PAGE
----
Ankara has refused a NATO defense plan for the Baltics and Poland after the U.S. rejected a defense plan concerning Turkey, which recognizes the People's Protection Units (YPG) and PKK as national threats.
The deadlock comes at a time when NATO is preparing to hold its 70th-anniversary summit in London next week. If not solved, it could put further strain on Ankara-Washington relations.
If the defense plan concerning Turkey is published, it would mean the U.S. could be held legally responsible for supporting the terrorist organizations, according to Turkish authorities.
NATO has two defense plans, one of which is designed for the Baltic states and Poland, drawn up at their request after Russia annexed Crimea from Ukraine in 2014. The other is for Turkey regarding threats coming from the south. These plans are ratified by the North Atlantic Council (NAC), updated every two years and published.
Diplomatic sources told Daily Sabah that these plans have been ratified and the threats mentioned in the plans include the YPG and PKK. Yet, even though the plan has been ratified, the U.S. and a few other countries rejected it.
The defense plan could not be published despite the approval. In reaction, the Turkish authorities reacted by saying that "If Turkey's plan is not published then we will not allow the other one."
Accordingly, the issue came up at the NATO Foreign Ministers meeting held on Nov. 20. The Turkish delegation demanded that the same level of sensitivity be shown to Turkey as was for the report prepared for the Baltics.
Sources also stressed that NATO Secretary-General Jens Stoltenberg was making efforts to solve the issue and that the Turkish side was open to suggestions. He hoped to hold a meeting on the issue before his visit to Turkey, yet even though the Turkish delegation was present, the U.S. did not show up.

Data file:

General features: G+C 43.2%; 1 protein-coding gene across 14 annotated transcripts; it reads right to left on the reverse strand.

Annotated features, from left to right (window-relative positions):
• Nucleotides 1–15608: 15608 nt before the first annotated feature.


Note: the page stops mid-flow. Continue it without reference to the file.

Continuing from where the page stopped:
The Turkish side emphasizes that efforts to deliver a solution continue but that no outcome has yet been reached.
Asked about the issue, NATO spokeswoman Oana Lungescu told Reuters that "NATO has plans for defending all allies. NATO's commitment to the safety and security of all allies is unwavering."
French President Emmanuel Macron, President Recep Tayyip Erdoğan, German Chancellor Angela Merkel and British Prime Minister Boris Johnson will meet on the sidelines of the NATO summit to discuss Ankara's Syria operation.
Presidential Spokesperson Ibrahim Kalın also touched upon the summit Tuesday indicating that the safe zone and migration issues are being followed by Europe closely. "We saw that certain European countries reacted after our border in Syria was cleared of terrorists and especially after Operation Peace Spring. We explained and will continue to explain that this has no right grounds, that we do not fight civilians, Kurds or minorities there, but the terrorist elements."
Kalın urged Turkey's allies to take threats against Turkey's national security seriously.
"Turkey is a strong member of NATO with the second-largest army in it and wants to join the EU as a full member. But the allies must take threats against Turkey's national security seriously and work in partnership to overcome them," Kalın said.
Turkey launched a military operation in northern Syria last month to clear the region of YPG terrorists and create a safe zone along the border. Several NATO members, including the U.S., France and Germany, criticized the operation, expressing concerns over a potential humanitarian crisis and wider instability in the region.
Turkey has said the terrorist group PKK and its Syrian extension the YPG constitute the biggest threat to Syria's future, jeopardizing the country's territorial integrity and unitary structure. Most of northeastern Syria is controlled by the U.S.-backed Syrian Democratic Forces (SDF), which is dominated by YPG terrorists. Turkey has also stressed that supporting terrorists under the pretext of fighting Daesh, as the U.S. has done, is unacceptable.